Testing allows contact at last… but at just 20 sites

With 37 days to go, yesterday marked an important step forward in the Government’s pledge to reunite care home residents with their families by Christmas.

Across 20 homes in southern England, sons, daughters, mothers, fathers and grandparents were finally allowed to hold hands and hug one another for the first time in eight months.

The ‘joyful’ visits were part of a pilot scheme launched by the Department of Health where each resident receives a designated ‘key visitor’ who is tested before entering the home. 

The scheme shows how safe, secure and meaningful visiting is possible. But key questions remain over the small scale of the trial and why it hasn’t started before. 

Campaigners say thousands more homes are ready to start using the tests, if only they had the resources and backing from ministers.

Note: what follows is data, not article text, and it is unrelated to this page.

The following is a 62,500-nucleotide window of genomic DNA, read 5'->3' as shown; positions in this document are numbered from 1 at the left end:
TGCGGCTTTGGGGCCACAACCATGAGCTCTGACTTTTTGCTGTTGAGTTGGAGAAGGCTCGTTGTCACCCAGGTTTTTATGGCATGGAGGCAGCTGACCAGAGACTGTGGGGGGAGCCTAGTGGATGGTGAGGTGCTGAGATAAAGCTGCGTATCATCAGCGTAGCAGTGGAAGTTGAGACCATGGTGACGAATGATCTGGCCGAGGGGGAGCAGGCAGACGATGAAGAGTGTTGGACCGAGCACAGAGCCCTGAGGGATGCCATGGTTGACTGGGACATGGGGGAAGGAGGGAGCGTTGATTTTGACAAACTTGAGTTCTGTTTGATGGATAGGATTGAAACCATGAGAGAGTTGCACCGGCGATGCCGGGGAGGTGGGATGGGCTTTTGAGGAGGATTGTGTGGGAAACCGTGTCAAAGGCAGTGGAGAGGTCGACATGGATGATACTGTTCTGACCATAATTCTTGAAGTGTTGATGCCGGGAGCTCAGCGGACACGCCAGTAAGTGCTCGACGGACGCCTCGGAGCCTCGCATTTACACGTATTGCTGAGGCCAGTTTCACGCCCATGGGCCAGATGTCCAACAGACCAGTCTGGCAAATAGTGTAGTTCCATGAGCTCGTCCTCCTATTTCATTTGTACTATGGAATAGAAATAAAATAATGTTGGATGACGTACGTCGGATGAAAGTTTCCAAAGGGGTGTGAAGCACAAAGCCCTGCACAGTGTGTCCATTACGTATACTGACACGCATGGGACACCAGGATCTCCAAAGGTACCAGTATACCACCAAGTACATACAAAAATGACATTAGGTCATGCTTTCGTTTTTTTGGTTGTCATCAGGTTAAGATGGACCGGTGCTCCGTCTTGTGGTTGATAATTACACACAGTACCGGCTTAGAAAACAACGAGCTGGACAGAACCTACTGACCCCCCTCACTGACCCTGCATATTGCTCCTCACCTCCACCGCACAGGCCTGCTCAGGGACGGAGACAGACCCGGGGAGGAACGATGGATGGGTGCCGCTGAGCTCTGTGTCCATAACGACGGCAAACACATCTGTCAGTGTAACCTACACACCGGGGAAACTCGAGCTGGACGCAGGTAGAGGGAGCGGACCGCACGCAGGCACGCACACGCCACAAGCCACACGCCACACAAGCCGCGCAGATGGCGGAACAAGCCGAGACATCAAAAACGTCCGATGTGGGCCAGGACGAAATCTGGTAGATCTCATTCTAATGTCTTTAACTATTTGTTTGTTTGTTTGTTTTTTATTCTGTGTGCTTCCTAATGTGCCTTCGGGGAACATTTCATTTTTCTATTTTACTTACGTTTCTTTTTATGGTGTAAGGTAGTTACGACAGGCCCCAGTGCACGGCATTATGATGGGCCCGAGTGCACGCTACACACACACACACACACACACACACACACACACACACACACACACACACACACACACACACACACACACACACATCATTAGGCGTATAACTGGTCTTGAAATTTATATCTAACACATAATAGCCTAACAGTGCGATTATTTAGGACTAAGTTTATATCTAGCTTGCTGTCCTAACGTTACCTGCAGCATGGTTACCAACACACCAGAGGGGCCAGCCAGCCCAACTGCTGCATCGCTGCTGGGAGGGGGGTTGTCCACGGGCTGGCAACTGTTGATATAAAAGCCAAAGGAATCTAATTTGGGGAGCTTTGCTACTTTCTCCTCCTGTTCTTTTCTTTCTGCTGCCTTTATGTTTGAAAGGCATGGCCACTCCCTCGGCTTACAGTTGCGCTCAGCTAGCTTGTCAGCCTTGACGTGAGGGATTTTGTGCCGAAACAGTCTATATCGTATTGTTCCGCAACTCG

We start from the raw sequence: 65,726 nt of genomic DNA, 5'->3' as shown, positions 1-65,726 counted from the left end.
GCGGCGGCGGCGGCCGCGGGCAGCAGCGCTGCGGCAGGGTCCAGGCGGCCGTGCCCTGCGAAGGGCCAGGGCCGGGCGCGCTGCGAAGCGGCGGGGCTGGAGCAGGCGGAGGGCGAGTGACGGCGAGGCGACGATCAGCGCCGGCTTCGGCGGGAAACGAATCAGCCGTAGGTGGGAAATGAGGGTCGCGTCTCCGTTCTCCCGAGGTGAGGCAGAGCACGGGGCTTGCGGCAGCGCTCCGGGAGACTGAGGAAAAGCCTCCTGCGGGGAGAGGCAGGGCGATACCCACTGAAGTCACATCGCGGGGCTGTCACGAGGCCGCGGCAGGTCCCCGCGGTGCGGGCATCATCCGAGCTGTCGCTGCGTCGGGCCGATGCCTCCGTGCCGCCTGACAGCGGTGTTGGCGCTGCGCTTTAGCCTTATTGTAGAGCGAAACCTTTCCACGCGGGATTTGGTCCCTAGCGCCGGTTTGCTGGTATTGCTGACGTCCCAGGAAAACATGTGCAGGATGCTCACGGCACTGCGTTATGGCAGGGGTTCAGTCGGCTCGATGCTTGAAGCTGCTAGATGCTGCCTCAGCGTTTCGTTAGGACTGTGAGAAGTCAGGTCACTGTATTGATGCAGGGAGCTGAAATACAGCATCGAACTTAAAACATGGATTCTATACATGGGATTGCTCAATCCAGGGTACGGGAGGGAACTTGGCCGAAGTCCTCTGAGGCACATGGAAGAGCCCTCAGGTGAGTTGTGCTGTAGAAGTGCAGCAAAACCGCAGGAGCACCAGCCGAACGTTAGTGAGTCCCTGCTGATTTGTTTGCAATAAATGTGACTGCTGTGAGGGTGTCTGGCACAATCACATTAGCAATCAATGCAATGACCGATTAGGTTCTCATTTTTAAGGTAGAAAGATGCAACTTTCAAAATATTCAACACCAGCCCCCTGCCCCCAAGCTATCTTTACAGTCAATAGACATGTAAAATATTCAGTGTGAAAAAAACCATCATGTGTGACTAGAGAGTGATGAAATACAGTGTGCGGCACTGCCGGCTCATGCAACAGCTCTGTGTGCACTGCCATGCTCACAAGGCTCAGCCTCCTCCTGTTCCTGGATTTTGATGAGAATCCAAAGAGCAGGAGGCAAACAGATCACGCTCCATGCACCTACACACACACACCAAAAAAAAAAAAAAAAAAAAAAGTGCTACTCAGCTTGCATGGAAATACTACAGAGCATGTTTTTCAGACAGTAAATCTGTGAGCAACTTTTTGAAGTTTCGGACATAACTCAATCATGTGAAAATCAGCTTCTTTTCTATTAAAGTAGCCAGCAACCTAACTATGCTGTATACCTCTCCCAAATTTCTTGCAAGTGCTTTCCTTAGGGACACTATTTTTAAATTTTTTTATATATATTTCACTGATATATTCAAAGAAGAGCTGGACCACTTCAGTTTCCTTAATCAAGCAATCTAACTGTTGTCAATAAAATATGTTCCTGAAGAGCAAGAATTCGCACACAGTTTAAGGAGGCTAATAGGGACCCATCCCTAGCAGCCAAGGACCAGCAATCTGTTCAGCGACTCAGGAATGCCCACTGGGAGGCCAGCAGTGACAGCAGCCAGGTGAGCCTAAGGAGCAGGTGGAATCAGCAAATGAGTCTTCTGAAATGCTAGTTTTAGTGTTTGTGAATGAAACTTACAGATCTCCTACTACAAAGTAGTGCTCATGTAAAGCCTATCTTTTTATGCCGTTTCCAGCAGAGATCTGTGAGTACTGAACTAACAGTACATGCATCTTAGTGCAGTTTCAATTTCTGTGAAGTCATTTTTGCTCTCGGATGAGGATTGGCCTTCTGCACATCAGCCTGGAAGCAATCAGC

The new rapid ‘lateral flow’ tests give results within 30 minutes, meaning visitors can find out whether they are infected while waiting in the care home car park.

The tests will be key to ensuring safe visits for all the country’s 12,000 homes. Experts say the Government ‘cannot afford to wait another day’ to roll them out.

Tragically for many, Christmas will be too late. As the Mail highlights today, nearly 400 have died in care homes each day since the pandemic began, many of them denied a hug from their loved ones in their final days.

Read more at DailyMail.co.uk